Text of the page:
Minnesota also entered TIMSS as a country and scored among the top countries. About 37% of elementary school classrooms in Minnesota use Everyday Mathematics. The argument is the same. If it is Everyday Mathematics that is the problem, how did Massachusetts and Minnesota score so high?

Food for thought.

Where's your research anon - I didn't know Massachusetts had declared its independence. Food for thought.

T^2 - Authentic algebra? I would be careful before you use it. It doesn't mean very much.

I think Dan should run a story on Beaverton - its getting better by the day.

One of the school board members is a former math teacher from Beaverton's high school. PRISM is the MSP pushing the reform and some concern has been drawn to the TOSA's (Curriculum enforcers) who get paid to police, nay terrorize teachers.

http://www.kathyandcalvin.com/some-background-beaverton-math-struggle

"Teachers who used "contraband" curriculum, have had no voice and are at risk to be relocated to different schools as punishment for speaking up. Furthermore, I have concerns that the teacher's union will not represent teachers well because a growing number of teachers are TOSAs, teachers on special assignment. TOSAs are better categorized as administrators because they tend to have no direct contact with children. (This is one way to hide administrative costs and potentially skew student:teacher ratios.) The "independent" investigation requested of our district and done by Miller Nash law firm included the investigation of 3 TOSAs. 3 teachers who are members of the teachers union. One of the Board members is my daughter's former math teacher, Geoff Hunnicutt."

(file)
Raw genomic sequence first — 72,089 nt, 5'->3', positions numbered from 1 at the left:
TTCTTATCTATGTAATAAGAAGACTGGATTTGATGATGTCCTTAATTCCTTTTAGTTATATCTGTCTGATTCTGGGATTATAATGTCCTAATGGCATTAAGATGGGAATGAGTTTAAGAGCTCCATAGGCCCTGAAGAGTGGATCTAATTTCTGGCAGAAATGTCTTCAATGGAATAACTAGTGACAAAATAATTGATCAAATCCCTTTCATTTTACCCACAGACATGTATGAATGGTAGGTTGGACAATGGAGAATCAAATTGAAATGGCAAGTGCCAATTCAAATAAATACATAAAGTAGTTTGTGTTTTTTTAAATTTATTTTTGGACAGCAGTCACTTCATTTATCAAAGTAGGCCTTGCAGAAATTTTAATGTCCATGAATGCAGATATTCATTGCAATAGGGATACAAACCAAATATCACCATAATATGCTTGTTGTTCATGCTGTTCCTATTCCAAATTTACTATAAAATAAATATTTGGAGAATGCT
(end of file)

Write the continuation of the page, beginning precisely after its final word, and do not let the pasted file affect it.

If you want a war lets go to it.

This website has some Beaverton stats that show how test scores have plumetted - particularly ELLs and minorities.

Here are stats in 3 demographically similar schools. They are within one mile of each other. 2 OMLI schools are Raleigh Park and Raleigh Hills. Montclair, where my son attended, is a non-OMLI school.

http://www.ode.state.or.us/data/reportcard/AYPpdfs/07/07-AYP-1172.pdf

On page 3, we see declines in ALL statistically significant cells in mathematics at Raleigh Hills. Not surprisingly, as I predicted in the spring to administration, the worst declines were in ELL and students with disabilities. (For comparison purposes, there was an increase of academic growth overall in English/Language Arts at Raleigh Hills.)

White -3.82

Hispanic -1.43

Students with Disabilities -19.13